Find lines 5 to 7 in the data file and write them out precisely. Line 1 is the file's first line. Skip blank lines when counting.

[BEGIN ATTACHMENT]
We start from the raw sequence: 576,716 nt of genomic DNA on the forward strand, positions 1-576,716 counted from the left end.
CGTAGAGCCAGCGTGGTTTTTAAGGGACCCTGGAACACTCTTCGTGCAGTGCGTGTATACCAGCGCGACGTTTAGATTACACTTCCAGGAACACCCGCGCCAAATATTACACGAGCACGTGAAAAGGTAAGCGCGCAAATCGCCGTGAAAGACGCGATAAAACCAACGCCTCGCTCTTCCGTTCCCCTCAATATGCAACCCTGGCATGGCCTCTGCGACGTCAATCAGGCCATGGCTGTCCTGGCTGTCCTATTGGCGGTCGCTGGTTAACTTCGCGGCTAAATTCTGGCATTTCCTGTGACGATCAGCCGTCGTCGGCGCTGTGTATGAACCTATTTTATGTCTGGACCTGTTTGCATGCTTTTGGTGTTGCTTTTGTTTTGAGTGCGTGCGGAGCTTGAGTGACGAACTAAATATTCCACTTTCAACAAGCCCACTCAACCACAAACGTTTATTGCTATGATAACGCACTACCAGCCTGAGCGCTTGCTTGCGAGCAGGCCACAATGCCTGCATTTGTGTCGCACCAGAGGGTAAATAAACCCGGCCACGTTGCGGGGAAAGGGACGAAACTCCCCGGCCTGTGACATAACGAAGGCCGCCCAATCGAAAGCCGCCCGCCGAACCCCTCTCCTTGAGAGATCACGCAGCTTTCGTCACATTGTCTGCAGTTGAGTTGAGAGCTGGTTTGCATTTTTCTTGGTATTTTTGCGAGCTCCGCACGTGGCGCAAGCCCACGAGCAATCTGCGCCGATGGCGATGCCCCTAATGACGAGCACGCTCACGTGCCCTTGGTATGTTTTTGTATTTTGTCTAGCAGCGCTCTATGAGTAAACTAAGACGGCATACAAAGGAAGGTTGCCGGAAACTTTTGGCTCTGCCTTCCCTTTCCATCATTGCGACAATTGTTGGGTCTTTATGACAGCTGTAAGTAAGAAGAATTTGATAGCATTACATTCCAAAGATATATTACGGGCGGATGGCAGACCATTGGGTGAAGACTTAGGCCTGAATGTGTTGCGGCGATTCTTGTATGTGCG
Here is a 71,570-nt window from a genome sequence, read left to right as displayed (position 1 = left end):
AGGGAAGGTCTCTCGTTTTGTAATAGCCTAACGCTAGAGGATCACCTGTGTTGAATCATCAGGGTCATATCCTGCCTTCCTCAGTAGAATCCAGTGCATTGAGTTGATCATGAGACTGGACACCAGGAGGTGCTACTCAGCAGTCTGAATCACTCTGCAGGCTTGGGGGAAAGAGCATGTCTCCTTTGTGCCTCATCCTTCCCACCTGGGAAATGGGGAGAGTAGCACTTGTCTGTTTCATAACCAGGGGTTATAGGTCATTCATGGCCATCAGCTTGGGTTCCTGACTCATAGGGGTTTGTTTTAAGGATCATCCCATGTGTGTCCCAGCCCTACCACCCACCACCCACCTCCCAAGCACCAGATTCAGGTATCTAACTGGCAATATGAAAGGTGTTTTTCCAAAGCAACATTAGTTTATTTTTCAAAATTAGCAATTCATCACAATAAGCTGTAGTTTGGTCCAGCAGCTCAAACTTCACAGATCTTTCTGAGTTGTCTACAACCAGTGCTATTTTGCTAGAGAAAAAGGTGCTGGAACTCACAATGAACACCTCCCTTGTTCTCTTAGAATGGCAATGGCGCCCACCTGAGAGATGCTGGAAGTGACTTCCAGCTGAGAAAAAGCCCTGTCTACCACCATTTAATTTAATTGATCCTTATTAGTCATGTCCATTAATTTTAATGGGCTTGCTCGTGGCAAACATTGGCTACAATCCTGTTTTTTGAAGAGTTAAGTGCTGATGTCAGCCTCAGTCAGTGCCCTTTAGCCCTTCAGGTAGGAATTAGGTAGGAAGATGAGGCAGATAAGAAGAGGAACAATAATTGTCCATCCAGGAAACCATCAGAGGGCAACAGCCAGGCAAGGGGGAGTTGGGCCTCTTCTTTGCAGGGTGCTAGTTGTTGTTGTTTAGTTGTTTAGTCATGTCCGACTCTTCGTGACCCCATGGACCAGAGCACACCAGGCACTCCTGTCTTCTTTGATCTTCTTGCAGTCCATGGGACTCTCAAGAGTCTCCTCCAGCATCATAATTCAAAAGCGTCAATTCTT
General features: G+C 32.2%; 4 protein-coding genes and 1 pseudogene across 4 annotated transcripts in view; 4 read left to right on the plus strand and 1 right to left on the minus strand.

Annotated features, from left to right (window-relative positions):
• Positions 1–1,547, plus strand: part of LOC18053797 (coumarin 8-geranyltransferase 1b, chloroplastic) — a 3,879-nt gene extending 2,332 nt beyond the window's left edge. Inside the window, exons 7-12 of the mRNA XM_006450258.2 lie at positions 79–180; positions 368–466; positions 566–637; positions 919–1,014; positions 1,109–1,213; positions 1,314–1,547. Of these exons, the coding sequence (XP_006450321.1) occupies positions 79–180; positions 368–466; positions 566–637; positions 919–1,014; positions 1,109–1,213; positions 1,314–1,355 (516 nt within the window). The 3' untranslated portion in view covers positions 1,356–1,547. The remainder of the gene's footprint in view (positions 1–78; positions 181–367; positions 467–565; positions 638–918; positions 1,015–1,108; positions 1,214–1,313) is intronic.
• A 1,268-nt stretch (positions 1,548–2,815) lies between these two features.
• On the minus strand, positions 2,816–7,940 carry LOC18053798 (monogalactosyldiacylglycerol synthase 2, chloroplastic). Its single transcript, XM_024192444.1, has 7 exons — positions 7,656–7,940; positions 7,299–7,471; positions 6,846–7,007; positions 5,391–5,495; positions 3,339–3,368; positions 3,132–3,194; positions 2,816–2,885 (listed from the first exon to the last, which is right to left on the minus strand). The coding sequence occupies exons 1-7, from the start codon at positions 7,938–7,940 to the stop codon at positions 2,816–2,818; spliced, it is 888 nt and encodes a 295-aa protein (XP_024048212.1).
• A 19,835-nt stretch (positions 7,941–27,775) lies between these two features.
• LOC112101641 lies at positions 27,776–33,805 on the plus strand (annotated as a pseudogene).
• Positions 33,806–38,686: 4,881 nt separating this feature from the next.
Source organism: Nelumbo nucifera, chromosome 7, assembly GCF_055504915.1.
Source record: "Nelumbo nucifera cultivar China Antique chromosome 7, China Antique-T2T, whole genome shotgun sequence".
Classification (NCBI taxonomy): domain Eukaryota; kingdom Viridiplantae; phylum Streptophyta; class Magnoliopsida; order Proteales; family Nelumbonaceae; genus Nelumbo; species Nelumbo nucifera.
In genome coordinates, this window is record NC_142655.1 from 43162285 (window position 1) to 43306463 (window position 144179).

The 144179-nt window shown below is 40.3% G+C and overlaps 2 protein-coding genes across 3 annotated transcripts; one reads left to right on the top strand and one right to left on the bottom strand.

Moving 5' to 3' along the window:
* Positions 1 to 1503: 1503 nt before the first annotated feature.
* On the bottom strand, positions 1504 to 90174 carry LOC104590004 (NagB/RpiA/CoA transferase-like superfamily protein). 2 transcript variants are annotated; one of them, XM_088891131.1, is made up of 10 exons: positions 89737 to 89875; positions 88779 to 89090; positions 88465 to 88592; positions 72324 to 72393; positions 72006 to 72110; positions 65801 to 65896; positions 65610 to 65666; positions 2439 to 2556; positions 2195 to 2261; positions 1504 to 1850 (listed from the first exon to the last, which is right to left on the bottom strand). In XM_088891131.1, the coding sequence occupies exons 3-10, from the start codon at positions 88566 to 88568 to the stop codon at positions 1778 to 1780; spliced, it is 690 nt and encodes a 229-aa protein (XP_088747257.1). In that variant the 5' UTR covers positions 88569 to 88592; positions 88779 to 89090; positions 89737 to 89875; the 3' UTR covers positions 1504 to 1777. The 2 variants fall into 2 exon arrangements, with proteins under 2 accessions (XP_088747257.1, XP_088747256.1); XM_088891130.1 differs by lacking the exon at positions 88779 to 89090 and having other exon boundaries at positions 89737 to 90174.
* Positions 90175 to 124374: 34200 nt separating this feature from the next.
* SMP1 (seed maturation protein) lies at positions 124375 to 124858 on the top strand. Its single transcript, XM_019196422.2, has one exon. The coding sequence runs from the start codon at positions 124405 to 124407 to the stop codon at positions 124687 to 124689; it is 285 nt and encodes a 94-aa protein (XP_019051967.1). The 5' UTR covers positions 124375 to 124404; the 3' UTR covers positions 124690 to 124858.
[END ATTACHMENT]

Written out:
General features: G+C 32.2%; 4 protein-coding genes and 1 pseudogene across 4 annotated transcripts in view; 4 read left to right on the plus strand and 1 right to left on the minus strand.

Annotated features, from left to right (window-relative positions):
• Positions 1–1,547, plus strand: part of LOC18053797 (coumarin 8-geranyltransferase 1b, chloroplastic) — a 3,879-nt gene extending 2,332 nt beyond the window's left edge. Inside the window, exons 7-12 of the mRNA XM_006450258.2 lie at positions 79–180; positions 368–466; positions 566–637; positions 919–1,014; positions 1,109–1,213; positions 1,314–1,547. Of these exons, the coding sequence (XP_006450321.1) occupies positions 79–180; positions 368–466; positions 566–637; positions 919–1,014; positions 1,109–1,213; positions 1,314–1,355 (516 nt within the window). The 3' untranslated portion in view covers positions 1,356–1,547. The remainder of the gene's footprint in view (positions 1–78; positions 181–367; positions 467–565; positions 638–918; positions 1,015–1,108; positions 1,214–1,313) is intronic.